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University of Warwick

Classics and English

UCAS Code: QQ36

Bachelor of Arts (with Honours) - BA (Hons)

Entry requirements


A level

A,A,B

To include A in Latin or Ancient Greek and A in English Literature or English Language and Literature combined and grade C/grade 4 in GCSE Mathematics. Offers exclude General Studies and Critical Thinking.

International Baccalaureate Diploma Programme

36

To include 6 at Higher Level in Latin or Ancient Greek and 6 in Higher Level English.

UCAS Tariff

136

We’ve calculated how many Ucas points you’ll need for this course.

100%
Applicants receiving offers

About this course


Course option

3years

Full-time | 2018

Subjects

English studies

Latin studies

**Why Warwick?**

We’re a world-leading university with the highest academic and research standards. Today more than 25,000 students thrive across four faculties, which feature over 70 research centres and institutes. We’re a constant presence in the rankings of the UK’s and the world’s greatest universities, and the most targeted institution nationally by the UK’s top 100 employers (The Graduate Market in 2017, High Fliers Research Ltd).

All of this means you’ll be welcomed to a safe, energetic and cosmopolitan campus with flexible, well-equipped study spaces to help you stretch yourself personally, professionally and academically. Whether you want to be a front-runner in a fast-moving graduate job market, or to make a difference and change the world, we want you here.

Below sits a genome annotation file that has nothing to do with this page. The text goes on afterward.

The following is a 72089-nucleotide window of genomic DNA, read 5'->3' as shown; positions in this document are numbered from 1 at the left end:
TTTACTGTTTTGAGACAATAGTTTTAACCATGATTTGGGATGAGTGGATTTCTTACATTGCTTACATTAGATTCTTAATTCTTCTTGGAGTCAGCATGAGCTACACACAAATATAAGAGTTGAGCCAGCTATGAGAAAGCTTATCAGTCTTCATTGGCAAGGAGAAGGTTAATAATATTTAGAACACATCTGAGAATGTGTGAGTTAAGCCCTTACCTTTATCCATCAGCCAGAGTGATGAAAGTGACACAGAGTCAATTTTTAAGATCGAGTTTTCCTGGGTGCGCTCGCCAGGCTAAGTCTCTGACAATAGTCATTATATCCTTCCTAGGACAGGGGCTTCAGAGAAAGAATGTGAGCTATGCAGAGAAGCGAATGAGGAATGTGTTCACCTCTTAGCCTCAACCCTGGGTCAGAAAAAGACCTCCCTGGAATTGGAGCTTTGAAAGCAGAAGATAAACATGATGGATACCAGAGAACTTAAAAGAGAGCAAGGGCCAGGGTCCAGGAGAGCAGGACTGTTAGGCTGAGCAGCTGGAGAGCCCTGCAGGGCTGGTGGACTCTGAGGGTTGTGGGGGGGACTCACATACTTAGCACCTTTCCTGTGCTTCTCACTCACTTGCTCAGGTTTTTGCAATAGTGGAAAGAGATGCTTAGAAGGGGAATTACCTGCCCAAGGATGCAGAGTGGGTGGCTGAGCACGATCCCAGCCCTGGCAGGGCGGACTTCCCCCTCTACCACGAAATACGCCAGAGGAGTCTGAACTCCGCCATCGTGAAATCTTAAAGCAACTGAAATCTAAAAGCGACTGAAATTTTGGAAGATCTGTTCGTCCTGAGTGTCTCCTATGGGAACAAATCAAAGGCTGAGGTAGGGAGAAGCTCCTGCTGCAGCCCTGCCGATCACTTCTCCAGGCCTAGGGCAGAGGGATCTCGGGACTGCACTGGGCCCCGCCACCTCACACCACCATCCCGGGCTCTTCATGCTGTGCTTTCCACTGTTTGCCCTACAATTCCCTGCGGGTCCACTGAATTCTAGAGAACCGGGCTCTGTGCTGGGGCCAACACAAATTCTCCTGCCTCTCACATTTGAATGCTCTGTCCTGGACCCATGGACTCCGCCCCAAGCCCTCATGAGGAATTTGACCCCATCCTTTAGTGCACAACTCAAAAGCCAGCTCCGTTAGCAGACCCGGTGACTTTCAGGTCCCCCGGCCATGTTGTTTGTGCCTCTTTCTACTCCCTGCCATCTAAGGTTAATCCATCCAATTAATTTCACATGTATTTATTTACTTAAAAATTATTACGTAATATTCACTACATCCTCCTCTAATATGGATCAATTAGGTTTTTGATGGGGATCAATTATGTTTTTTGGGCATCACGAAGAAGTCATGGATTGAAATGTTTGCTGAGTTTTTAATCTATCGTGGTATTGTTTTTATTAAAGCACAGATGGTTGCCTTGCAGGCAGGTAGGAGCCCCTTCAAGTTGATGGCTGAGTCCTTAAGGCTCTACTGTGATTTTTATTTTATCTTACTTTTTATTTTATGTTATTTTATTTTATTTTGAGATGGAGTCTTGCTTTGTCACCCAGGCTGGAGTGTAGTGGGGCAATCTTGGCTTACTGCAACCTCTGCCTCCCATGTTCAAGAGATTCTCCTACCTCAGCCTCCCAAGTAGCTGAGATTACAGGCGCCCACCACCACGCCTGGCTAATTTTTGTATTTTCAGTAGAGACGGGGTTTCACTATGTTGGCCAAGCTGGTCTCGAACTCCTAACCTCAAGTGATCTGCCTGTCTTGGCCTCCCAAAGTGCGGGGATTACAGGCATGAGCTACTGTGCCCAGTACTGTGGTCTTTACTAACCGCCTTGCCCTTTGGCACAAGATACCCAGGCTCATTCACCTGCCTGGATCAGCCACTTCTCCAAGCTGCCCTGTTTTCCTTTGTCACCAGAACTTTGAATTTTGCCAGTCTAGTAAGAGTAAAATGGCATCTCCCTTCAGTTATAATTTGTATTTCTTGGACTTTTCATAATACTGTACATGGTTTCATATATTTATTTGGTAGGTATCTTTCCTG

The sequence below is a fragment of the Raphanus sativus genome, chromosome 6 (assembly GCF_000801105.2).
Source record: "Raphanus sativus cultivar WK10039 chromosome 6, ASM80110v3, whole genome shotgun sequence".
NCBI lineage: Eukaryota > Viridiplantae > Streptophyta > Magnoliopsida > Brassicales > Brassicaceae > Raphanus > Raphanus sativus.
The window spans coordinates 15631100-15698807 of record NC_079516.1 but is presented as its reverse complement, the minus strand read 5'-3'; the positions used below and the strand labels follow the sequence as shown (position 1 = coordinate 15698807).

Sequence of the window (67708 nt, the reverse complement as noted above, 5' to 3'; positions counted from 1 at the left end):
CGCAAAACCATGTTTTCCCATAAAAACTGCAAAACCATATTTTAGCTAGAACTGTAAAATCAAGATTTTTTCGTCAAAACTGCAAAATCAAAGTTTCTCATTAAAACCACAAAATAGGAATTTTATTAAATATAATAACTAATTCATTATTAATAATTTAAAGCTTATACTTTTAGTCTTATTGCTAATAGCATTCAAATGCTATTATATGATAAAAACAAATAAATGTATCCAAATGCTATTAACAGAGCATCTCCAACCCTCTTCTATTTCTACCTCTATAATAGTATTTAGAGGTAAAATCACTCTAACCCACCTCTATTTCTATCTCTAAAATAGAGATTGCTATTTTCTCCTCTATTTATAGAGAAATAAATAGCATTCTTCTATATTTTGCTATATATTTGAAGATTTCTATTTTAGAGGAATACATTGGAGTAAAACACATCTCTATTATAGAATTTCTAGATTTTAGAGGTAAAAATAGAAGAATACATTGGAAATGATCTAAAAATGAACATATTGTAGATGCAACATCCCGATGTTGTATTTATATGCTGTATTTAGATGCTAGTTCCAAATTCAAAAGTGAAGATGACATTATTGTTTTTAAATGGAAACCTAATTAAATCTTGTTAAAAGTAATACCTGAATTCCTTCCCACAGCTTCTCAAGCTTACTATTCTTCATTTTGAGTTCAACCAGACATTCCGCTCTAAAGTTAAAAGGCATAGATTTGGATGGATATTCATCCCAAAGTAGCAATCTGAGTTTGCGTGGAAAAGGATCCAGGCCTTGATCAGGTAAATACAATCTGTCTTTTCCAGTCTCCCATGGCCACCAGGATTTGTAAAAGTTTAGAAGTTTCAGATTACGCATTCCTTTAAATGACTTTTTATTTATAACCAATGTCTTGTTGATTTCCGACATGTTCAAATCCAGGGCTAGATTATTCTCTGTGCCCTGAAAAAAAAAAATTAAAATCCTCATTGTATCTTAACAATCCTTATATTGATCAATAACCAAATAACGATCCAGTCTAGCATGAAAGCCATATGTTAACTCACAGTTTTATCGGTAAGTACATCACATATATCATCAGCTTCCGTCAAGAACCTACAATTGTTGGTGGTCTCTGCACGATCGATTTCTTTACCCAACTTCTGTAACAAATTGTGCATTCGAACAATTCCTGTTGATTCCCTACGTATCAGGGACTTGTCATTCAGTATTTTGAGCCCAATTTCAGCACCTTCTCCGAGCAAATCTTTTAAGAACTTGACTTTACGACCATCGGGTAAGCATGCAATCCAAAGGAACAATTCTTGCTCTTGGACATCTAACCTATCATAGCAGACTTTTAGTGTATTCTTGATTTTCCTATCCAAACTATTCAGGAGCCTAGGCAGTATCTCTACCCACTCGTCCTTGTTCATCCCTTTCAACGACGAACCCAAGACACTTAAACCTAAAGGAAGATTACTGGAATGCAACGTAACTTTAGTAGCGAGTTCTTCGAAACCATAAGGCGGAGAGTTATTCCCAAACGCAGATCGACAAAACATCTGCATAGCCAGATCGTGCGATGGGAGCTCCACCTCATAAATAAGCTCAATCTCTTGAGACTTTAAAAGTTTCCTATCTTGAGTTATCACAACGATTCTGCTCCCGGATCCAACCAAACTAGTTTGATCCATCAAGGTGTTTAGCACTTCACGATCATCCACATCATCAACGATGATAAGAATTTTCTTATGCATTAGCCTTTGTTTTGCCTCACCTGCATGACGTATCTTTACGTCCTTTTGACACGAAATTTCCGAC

**The course**

If you have an interest in both Classics and English, and have studied either Latin or Ancient Greek to A Level (or the equivalent), this course will enable you to study classical antiquity (its literature, art, material culture and thought) together with its reception in English literature through the Western tradition.

We are one of the few universities in the UK to offer a combined degree that treats the two subjects as a continuum. English may be taken with either Latin or Greek language, but you may also choose from a wide menu of different modules taught by renowned experts in their fields from both the Departments of Classics and English. The course examines the multiple and ever-evolving interactions between the artistic production of classical antiquity and English literature, from Shakespeare to contemporary poets, novelists and dramatists. Many of the modules, for example Epic into Novel (an optional core first year English module), Humanism and Early Modern Latin Texts, and Ancient Greek Theatre (two honours Classics modules), encourage interdisciplinary thinking between the two inter-related fields. You will become aware of broad and subtle trends in the development of Western literature, and acquire the knowledge and critical skills to make your own connections between genres, authors, themes, concepts, theories and historical moments.